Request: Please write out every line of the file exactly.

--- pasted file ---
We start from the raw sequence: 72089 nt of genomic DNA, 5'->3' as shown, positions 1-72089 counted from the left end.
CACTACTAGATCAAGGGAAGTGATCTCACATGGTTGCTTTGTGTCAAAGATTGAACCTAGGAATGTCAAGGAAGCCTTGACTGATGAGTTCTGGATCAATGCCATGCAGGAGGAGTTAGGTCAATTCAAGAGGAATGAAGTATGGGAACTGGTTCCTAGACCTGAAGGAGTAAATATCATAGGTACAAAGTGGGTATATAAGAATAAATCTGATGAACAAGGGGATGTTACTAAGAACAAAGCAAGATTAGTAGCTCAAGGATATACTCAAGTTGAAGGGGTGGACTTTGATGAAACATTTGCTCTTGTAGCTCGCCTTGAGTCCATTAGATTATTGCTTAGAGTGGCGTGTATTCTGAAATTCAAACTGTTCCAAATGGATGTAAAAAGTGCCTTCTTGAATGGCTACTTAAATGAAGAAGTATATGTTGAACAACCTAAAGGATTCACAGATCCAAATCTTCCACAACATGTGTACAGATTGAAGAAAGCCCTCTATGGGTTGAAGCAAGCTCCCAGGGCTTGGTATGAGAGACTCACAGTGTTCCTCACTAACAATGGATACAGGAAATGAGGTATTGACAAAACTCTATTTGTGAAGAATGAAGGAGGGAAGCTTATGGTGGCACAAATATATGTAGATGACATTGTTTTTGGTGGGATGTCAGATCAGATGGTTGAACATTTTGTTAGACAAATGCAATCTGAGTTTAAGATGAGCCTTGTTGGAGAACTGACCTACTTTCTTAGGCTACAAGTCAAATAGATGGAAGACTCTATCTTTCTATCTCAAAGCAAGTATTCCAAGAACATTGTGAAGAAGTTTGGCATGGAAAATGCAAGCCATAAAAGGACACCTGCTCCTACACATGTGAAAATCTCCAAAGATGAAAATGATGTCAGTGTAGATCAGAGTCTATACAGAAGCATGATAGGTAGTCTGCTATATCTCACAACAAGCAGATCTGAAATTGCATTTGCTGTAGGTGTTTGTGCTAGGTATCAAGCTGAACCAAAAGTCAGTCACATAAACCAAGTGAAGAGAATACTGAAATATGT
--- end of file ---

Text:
We start from the raw sequence: 72089 nt of genomic DNA, 5'->3' as shown, positions 1-72089 counted from the left end.
CACTACTAGATCAAGGGAAGTGATCTCACATGGTTGCTTTGTGTCAAAGATTGAACCTAGGAATGTCAAGGAAGCCTTGACTGATGAGTTCTGGATCAATGCCATGCAGGAGGAGTTAGGTCAATTCAAGAGGAATGAAGTATGGGAACTGGTTCCTAGACCTGAAGGAGTAAATATCATAGGTACAAAGTGGGTATATAAGAATAAATCTGATGAACAAGGGGATGTTACTAAGAACAAAGCAAGATTAGTAGCTCAAGGATATACTCAAGTTGAAGGGGTGGACTTTGATGAAACATTTGCTCTTGTAGCTCGCCTTGAGTCCATTAGATTATTGCTTAGAGTGGCGTGTATTCTGAAATTCAAACTGTTCCAAATGGATGTAAAAAGTGCCTTCTTGAATGGCTACTTAAATGAAGAAGTATATGTTGAACAACCTAAAGGATTCACAGATCCAAATCTTCCACAACATGTGTACAGATTGAAGAAAGCCCTCTATGGGTTGAAGCAAGCTCCCAGGGCTTGGTATGAGAGACTCACAGTGTTCCTCACTAACAATGGATACAGGAAATGAGGTATTGACAAAACTCTATTTGTGAAGAATGAAGGAGGGAAGCTTATGGTGGCACAAATATATGTAGATGACATTGTTTTTGGTGGGATGTCAGATCAGATGGTTGAACATTTTGTTAGACAAATGCAATCTGAGTTTAAGATGAGCCTTGTTGGAGAACTGACCTACTTTCTTAGGCTACAAGTCAAATAGATGGAAGACTCTATCTTTCTATCTCAAAGCAAGTATTCCAAGAACATTGTGAAGAAGTTTGGCATGGAAAATGCAAGCCATAAAAGGACACCTGCTCCTACACATGTGAAAATCTCCAAAGATGAAAATGATGTCAGTGTAGATCAGAGTCTATACAGAAGCATGATAGGTAGTCTGCTATATCTCACAACAAGCAGATCTGAAATTGCATTTGCTGTAGGTGTTTGTGCTAGGTATCAAGCTGAACCAAAAGTCAGTCACATAAACCAAGTGAAGAGAATACTGAAATATGT